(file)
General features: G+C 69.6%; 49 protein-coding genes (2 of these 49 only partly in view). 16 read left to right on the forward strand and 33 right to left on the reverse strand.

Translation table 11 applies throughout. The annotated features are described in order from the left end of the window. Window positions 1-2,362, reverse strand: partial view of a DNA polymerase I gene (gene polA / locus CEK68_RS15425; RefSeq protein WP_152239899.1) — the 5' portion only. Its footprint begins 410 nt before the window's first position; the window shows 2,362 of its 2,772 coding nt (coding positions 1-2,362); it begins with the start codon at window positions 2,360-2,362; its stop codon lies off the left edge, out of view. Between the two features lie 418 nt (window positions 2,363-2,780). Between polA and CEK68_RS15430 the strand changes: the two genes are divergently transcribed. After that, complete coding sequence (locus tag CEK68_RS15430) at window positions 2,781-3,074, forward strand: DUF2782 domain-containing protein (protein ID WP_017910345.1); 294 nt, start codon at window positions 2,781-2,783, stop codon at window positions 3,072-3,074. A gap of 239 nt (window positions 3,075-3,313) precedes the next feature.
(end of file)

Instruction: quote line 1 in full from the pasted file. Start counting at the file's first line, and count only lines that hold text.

General features: G+C 69.6%; 49 protein-coding genes (2 of these 49 only partly in view). 16 read left to right on the forward strand and 33 right to left on the reverse strand.